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Making Space for a Spectrum of Community Residences: Building Sustainable and Inclusive Communities Through New York’s Padavan Law

Making Space for a Spectrum of Community Residences: Building Sustainable and Inclusive Communities Through New York’s Padavan Law

Adam Schmelkin

Regulating group homes for marginalized groups, including developmentally disabled people, has social justice implications that extend beyond the traditional environmental, economic, and technical considerations that generally underlay land use decisions.  Group homes are community residential facilities: homes that are integrated in residential neighborhoods, but contain support professionals that do not ordinarily exist in the archetype nuclear families that have historically predominated the American residential landscape.

Neighbors, often skewed by prejudice against the people that live in group homes and a desire to exclude different uses from “their backyards,” may oppose the siting of these residences, contending that these homes are not true residential uses.  Should the prejudiced public have the right to exclude group homes under the guise of “promoting public health, safety, and general welfare?”  Many states have enacted legislation to prevent discrimination against the siting of group homes.  New York, for example, adopted the Padavan Law to prevent such discrimination. The Padavan Law requires that “community residential facilities” for developmentally disabled people be treated as a single “family unit for . . .  purposes of local laws and ordinances.”

After the Supreme Court in City of Cleburn v. Cleburn Living Center invalidated an ordinance that singled out group homes for developmentally disabled people to first acquire a special use permit was declared unconstitutional under the Equal Protection Clause, scholars began paying attention to the issue of whether local zoning laws and ordinances would survive constitutional scrutiny. Following this trend, I will begin by tracing both the legal and historical evolution of this issue. Part I will consider both the institutionalization era – when developmentally disabled people were taken away from their families and treated in often deplorable conditions – and the subsequent deinstitutionalization era – when policymakers sought to reintegrate developmentally disabled people back into mainstream society through the use of group homes in residential neighborhoods.  Part II will provide an overview of the different regimes governing group home regulation in the United States, including the federal Fair Housing Amendments Act (FHAA), the Americans with Disabilities Act (ADA), and finally, New York’s Padavan Law as a model for state group home regulation laws.

The heart of this Note will be the Recommendations Section.  I propose that the Padavan Law’s procedural language be revisited in order to streamline the siting of group homes and remove administrative hurdles.  After remedying these procedures, I propose that its most notable provision – Section 41.34(f)’s preemptive requirement that local laws treat group homes for developmentally disabled people as single “family units” – be broadened to include other categories of group homes.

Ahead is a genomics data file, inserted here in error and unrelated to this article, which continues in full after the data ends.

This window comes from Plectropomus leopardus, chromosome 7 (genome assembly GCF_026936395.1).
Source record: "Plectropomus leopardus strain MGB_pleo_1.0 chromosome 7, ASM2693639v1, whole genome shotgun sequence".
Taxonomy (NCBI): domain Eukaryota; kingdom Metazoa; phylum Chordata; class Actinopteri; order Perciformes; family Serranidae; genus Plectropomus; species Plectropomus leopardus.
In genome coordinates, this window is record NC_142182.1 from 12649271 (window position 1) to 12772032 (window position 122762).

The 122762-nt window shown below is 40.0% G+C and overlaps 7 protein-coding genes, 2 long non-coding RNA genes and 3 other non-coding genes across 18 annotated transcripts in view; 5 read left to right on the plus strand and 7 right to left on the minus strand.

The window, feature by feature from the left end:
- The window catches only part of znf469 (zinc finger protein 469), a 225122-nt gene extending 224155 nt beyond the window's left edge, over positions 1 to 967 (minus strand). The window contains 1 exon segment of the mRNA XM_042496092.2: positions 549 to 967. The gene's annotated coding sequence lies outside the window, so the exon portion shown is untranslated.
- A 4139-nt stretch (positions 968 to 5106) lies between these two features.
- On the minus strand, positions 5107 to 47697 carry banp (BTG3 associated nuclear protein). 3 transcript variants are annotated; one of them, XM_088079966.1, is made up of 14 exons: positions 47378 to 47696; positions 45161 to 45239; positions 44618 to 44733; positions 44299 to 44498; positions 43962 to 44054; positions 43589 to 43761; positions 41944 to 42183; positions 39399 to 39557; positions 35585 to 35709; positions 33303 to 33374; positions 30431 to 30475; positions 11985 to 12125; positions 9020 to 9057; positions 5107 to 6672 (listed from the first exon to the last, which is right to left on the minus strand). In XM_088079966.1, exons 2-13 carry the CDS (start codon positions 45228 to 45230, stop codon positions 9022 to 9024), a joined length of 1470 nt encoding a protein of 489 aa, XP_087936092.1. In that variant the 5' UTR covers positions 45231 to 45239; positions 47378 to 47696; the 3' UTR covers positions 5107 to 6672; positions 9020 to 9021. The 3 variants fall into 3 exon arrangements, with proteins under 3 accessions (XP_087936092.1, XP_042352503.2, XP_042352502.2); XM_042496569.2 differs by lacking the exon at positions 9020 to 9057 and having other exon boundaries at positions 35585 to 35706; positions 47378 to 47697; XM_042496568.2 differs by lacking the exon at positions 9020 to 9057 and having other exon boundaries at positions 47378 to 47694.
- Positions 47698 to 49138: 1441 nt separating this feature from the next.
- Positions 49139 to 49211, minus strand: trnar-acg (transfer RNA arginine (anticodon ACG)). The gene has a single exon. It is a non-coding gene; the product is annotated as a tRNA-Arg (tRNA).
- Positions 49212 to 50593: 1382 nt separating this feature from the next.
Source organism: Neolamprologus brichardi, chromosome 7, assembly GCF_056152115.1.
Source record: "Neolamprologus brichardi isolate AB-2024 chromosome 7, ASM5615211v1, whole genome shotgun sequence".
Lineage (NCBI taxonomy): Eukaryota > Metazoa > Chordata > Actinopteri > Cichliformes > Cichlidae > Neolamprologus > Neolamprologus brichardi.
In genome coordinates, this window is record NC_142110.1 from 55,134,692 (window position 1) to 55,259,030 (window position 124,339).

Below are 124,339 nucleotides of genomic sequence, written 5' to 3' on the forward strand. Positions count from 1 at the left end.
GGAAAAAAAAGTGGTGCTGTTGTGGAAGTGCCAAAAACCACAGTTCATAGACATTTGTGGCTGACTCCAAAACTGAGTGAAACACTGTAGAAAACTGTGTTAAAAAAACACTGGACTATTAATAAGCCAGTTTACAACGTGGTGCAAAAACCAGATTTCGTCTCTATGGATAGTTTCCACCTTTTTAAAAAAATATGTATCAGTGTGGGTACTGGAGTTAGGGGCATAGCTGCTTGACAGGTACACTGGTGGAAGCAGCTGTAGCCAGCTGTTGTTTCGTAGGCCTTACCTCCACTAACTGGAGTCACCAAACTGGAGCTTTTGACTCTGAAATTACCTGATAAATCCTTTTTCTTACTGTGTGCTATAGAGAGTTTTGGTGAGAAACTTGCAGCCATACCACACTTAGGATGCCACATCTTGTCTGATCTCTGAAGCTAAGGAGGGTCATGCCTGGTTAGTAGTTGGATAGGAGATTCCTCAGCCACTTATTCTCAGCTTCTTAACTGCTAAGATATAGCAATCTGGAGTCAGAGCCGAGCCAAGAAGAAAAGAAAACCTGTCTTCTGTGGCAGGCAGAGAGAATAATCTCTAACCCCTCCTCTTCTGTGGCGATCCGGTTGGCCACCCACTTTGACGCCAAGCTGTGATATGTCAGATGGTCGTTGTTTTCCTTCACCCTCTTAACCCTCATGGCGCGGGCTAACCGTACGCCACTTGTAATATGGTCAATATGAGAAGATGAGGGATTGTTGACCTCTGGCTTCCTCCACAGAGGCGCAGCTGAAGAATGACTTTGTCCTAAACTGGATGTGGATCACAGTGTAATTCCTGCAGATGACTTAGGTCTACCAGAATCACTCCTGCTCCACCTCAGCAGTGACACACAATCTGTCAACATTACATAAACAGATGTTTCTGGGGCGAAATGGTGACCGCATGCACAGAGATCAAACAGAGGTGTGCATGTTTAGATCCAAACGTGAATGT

While there is, undoubtedly, a range of other kinds of group homes that could benefit from such treatment, I propose that the following types be explicitly included in the Padavan Law: (1) substance abuse recovery homes, (2) homes for troubled youth (including “permanent” foster care homes, which are where one or two adults permanently choose to act as a guardian for foster children and to live in that residence, even though their foster children eventually age out of the system and they take in new foster children), (3) homes for lesbian, gay, bisexual, transgender, and queer (LGBTQ) homeless youth, and (4) alternative elderly care homes. Though the purpose of each of these group homes differ, their underlying purposes mirror the purposes of the Padavan Law: to provide “the least restrictive environments . . . [for] persons in normal community settings” in order to maximize their individual “capabilities” and ensure they receive “treatment, care, rehabilitation, and education.” Part IV will conclude by analyzing how this revised version of the Padavan Law would fare in the courts based on common law interpretations of the Padavan Law and group home laws under the FFHA and ADA.

Sustainable communities are inclusive communities. In order to truly be sustainable, tomorrow’s communities must not only be powered by renewable energy and fueled by organic gardens; but rather, must include a diverse group of people and value the voices of those who have traditionally not been part of the conversation.  By living and working in ordinary community surroundings, these populations stand a lot to gain through their own personal development.  Likewise, everyday suburbanites and urbanites can learn from people that live differently from them.  Such mutual understanding is the cornerstone of tomorrow’s sustainable communities, an understanding that can be achieved today if the laws that regulate group homes are revised to make it easier to site residences that empower marginalized groups.

Questions and inquiries regarding this Note may be forwarded to the author at

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